Gardening Articles: Care :: Seeds & Propagation

Hybrid or Open Pollinated (page 4 of 6)

by Ben Watson

Disease Resistance

Disease resistance is a major concern for growers and home gardeners alike. Rob Johnston, Jr., the founder and chairman of Johnny's Selected Seeds, admits that "it's much easier to breed disease resistance into F1 hybrids than it is to breed it into an OP variety, where many genes may be involved in disease resistance." However, Johnston adds, "microorganisms, especially bacteria, are pretty clever, and they can eventually find a way around single-gene resistance in hybrids."

Many in the seed trade see the growing interest in heirloom vegetables as a step backward, toward more disease-prone varieties that are inferior to modern hybrids. It is true, especially in the case of vegetables like cucumbers and tomatoes, that hybrids offer better disease resistance than older varieties. Yet many modern OP varieties also have impressive disease resistance. The Marketmore series of cucumbers developed by Dr. Henry Munger at Cornell is one example.

Cost

Hybrid seeds are invariably more expensive than open-pollinated seeds. The price difference has to do with, among other things, the costs of creating hybrids and maintaining breeding lines. Also, a company that develops a hybrid can charge a little more for the seed because the firm has exclusivity and because it is difficult or impossible for gardeners to save seed from an F1 hybrid.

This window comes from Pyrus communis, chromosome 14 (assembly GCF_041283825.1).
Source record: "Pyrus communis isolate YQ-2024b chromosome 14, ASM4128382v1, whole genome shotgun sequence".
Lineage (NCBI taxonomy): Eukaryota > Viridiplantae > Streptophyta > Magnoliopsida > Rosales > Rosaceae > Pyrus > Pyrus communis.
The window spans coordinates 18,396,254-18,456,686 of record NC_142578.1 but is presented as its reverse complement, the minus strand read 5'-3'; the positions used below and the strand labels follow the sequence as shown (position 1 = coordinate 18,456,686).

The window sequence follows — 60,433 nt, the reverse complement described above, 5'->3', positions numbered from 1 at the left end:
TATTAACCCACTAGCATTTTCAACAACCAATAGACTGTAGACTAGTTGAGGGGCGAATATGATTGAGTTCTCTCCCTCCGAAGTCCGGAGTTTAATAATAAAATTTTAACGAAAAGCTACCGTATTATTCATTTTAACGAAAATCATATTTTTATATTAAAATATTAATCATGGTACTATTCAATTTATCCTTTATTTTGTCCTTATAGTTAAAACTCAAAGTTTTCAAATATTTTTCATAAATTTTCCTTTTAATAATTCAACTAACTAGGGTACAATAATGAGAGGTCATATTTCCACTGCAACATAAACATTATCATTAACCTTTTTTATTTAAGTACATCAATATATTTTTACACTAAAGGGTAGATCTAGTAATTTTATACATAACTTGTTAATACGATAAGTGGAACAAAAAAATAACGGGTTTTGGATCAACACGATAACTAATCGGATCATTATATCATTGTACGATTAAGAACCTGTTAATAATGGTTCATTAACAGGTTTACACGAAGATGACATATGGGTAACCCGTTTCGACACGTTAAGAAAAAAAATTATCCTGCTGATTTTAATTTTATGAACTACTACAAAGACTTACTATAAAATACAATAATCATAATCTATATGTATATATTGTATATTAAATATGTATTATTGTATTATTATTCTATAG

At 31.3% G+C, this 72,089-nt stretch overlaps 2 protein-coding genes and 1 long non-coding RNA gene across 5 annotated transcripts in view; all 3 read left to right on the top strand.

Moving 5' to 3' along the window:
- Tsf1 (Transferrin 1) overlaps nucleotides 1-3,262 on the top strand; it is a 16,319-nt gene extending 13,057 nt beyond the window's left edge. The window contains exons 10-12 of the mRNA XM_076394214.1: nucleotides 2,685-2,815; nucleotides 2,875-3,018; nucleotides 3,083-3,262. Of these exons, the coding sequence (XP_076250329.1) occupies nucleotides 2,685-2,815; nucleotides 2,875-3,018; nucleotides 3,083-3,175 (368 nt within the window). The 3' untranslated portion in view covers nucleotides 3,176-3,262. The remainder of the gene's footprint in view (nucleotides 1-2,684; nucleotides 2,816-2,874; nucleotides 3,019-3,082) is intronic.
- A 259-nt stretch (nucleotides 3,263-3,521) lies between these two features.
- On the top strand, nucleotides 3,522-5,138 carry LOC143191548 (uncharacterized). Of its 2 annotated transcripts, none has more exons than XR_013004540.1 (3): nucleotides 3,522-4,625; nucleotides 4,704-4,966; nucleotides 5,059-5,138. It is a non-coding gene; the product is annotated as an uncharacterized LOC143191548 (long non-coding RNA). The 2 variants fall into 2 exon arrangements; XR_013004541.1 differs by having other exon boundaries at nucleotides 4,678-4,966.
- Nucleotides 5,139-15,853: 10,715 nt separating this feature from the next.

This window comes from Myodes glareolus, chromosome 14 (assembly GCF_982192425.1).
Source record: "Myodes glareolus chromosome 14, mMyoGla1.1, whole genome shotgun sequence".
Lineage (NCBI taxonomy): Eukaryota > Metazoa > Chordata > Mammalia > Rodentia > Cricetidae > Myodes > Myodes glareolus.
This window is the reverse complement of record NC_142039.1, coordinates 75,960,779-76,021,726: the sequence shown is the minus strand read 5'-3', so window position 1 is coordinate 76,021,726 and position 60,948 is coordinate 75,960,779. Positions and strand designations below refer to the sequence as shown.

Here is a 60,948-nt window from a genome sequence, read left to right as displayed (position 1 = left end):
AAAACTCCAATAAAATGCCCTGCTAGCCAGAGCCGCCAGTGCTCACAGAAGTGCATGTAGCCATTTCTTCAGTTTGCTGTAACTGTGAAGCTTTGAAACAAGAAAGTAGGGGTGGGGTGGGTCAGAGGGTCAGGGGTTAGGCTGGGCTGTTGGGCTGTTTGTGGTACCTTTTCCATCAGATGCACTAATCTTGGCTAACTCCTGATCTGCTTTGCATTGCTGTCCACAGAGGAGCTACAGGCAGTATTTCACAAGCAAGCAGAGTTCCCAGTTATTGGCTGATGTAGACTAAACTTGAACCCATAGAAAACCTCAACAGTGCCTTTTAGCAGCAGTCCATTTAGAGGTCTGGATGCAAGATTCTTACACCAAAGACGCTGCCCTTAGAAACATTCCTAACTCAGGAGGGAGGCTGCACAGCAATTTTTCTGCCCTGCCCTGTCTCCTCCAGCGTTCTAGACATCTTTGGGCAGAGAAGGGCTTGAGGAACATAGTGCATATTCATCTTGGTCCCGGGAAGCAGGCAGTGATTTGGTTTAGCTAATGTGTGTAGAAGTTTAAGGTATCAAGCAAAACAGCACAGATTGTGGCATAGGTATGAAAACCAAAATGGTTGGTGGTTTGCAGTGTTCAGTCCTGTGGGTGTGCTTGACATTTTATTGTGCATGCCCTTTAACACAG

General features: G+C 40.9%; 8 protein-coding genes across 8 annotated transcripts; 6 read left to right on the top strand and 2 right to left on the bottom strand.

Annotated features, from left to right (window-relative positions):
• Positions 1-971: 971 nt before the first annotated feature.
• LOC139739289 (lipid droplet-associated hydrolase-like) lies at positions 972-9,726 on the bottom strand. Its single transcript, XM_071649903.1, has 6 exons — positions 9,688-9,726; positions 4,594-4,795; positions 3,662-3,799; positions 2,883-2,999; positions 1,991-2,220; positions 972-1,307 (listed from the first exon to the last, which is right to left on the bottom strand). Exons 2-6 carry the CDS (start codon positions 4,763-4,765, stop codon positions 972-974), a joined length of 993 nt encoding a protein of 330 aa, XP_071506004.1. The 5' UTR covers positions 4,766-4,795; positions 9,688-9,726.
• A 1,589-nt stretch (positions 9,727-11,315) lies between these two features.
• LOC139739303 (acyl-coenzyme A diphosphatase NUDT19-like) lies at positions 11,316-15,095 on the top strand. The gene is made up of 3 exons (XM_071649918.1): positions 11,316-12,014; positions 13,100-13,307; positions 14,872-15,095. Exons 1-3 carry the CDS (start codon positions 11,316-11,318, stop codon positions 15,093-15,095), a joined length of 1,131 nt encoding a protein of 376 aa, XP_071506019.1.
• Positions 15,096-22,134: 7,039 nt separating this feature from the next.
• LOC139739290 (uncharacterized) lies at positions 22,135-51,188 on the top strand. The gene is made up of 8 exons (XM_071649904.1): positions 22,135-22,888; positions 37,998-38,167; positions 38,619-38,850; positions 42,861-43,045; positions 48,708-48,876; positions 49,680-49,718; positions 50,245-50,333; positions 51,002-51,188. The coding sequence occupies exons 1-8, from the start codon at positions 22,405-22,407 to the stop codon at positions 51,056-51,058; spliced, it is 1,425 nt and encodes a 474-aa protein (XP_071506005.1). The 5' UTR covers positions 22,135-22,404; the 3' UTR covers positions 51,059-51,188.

Many people gladly pay a premium for hybrid seed--typically anywhere from a few cents to a dollar or more per packet--because seed companies advertise hybrids as high-yielding, surefire varieties. But the proof is in the growing. Set up your own head-to-head trials and decide for yourself whether the hybrid's performance justifies its higher price.

Taste

Fans of heirloom vegetables like to point to their superior flavor. But a much more useful distinction can be made between OPs and hybrids that have been developed specifically for home-garden use and those earmarked for large-scale growers. Breeders who specialize in vegetables for factory farms and food processors tend to focus on qualities other than flavor. Therefore, almost any home-garden vegetable--whether hybrid or OP--will almost certainly taste better than something that has been trucked to your supermarket from California, Florida or Mexico. Beyond that, the question of hybrid versus OP flavor is strictly a matter of personal preference. And taste, as we all know, can be highly subjective. A tomato that sends one gardener into ecstasies of delight may leave another unimpressed.

The Bottom Line

Which are the best kinds of seeds to plant, hybrids or OPs? Perhaps the most useful answer comes from Rob Johnston. His advice is to look beyond labels: "The consumer in me wants settled-down varieties," he says, "ones that might not have the power of the most vigorous hybrids but that grow well enough. It's like asking how powerful a car you need or how much money it takes to be rich. The best varieties have a certain vitality, which involves complex combinations of genes. Home gardeners, Johnston advises, should be open to growing any plant that looks interesting to them."

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